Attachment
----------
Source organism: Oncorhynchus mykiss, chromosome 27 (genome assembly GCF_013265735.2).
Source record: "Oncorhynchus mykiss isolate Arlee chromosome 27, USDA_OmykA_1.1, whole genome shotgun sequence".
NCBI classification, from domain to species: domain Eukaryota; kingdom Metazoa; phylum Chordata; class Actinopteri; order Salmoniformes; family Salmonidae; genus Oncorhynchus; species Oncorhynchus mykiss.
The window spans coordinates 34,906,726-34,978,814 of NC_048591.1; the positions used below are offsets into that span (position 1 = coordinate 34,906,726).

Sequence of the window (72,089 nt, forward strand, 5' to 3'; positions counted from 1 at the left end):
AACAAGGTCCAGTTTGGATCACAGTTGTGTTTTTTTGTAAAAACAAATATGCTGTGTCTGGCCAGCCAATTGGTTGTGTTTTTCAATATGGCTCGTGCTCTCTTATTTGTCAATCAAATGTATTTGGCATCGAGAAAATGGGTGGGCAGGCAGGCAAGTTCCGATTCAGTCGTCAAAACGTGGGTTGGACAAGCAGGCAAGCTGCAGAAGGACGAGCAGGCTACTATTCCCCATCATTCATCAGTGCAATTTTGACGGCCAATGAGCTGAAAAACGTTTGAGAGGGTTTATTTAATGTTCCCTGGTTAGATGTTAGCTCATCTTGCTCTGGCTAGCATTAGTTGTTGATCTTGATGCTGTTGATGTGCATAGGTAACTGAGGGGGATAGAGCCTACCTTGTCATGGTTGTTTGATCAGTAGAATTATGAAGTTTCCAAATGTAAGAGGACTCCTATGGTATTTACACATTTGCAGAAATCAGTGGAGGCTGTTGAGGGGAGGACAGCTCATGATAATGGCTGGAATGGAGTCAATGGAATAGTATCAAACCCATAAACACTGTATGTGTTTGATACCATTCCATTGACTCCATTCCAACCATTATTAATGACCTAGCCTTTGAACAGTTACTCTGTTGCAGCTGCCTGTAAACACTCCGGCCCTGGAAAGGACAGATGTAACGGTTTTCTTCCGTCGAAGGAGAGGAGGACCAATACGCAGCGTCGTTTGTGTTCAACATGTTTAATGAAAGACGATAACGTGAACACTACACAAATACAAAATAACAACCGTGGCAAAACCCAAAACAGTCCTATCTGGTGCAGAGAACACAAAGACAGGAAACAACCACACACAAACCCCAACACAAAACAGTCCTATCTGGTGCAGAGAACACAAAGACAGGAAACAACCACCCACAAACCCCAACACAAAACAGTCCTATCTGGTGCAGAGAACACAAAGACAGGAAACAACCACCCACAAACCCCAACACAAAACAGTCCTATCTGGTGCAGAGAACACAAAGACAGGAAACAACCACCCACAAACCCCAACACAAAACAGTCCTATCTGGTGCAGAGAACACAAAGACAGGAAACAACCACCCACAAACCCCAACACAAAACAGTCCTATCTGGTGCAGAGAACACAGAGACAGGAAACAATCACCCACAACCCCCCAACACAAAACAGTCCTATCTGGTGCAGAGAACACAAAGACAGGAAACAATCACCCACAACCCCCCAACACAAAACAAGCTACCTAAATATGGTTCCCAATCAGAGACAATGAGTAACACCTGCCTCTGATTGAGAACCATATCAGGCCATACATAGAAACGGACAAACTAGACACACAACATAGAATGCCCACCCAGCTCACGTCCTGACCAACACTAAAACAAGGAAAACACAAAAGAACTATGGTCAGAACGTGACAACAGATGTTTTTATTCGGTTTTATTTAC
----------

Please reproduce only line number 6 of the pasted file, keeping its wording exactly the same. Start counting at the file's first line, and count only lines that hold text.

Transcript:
AACAAGGTCCAGTTTGGATCACAGTTGTGTTTTTTTGTAAAAACAAATATGCTGTGTCTGGCCAGCCAATTGGTTGTGTTTTTCAATATGGCTCGTGCTCTCTTATTTGTCAATCAAATGTATTTGGCATCGAGAAAATGGGTGGGCAGGCAGGCAAGTTCCGATTCAGTCGTCAAAACGTGGGTTGGACAAGCAGGCAAGCTGCAGAAGGACGAGCAGGCTACTATTCCCCATCATTCATCAGTGCAATTTTGACGGCCAATGAGCTGAAAAACGTTTGAGAGGGTTTATTTAATGTTCCCTGGTTAGATGTTAGCTCATCTTGCTCTGGCTAGCATTAGTTGTTGATCTTGATGCTGTTGATGTGCATAGGTAACTGAGGGGGATAGAGCCTACCTTGTCATGGTTGTTTGATCAGTAGAATTATGAAGTTTCCAAATGTAAGAGGACTCCTATGGTATTTACACATTTGCAGAAATCAGTGGAGGCTGTTGAGGGGAGGACAGCTCATGATAATGGCTGGAATGGAGTCAATGGAATAGTATCAAACCCATAAACACTGTATGTGTTTGATACCATTCCATTGACTCCATTCCAACCATTATTAATGACCTAGCCTTTGAACAGTTACTCTGTTGCAGCTGCCTGTAAACACTCCGGCCCTGGAAAGGACAGATGTAACGGTTTTCTTCCGTCGAAGGAGAGGAGGACCAATACGCAGCGTCGTTTGTGTTCAACATGTTTAATGAAAGACGATAACGTGAACACTACACAAATACAAAATAACAACCGTGGCAAAACCCAAAACAGTCCTATCTGGTGCAGAGAACACAAAGACAGGAAACAACCACACACAAACCCCAACACAAAACAGTCCTATCTGGTGCAGAGAACACAAAGACAGGAAACAACCACCCACAAACCCCAACACAAAACAGTCCTATCTGGTGCAGAGAACACAAAGACAGGAAACAACCACCCACAAACCCCAACACAAAACAGTCCTATCTGGTGCAGAGAACACAAAGACAGGAAACAACCACCCACAAACCCCAACACAAAACAGTCCTATCTGGTGCAGAGAACACAAAGACAGGAAACAACCACCCACAAACCCCAACACAAAACAGTCCTATCTGGTGCAGAGAACACAGAGACAGGAAACAATCACCCACAACCCCCCAACACAAAACAGTCCTATCTGGTGCAGAGAACACAAAGACAGGAAACAATCACCCACAACCCCCCAACACAAAACAAGCTACCTAAATATGGTTCCCAATCAGAGACAATGAGTAACACCTGCCTCTGATTGAGAACCATATCAGGCCATACATAGAAACGGACAAACTAGACACACAACATAGAATGCCCACCCAGCTCACGTCCTGACCAACACTAAAACAAGGAAAACACAAAAGAACTATGGTCAGAACGTGACAACAGATGTTTTTATTCGGTTTTATTTAC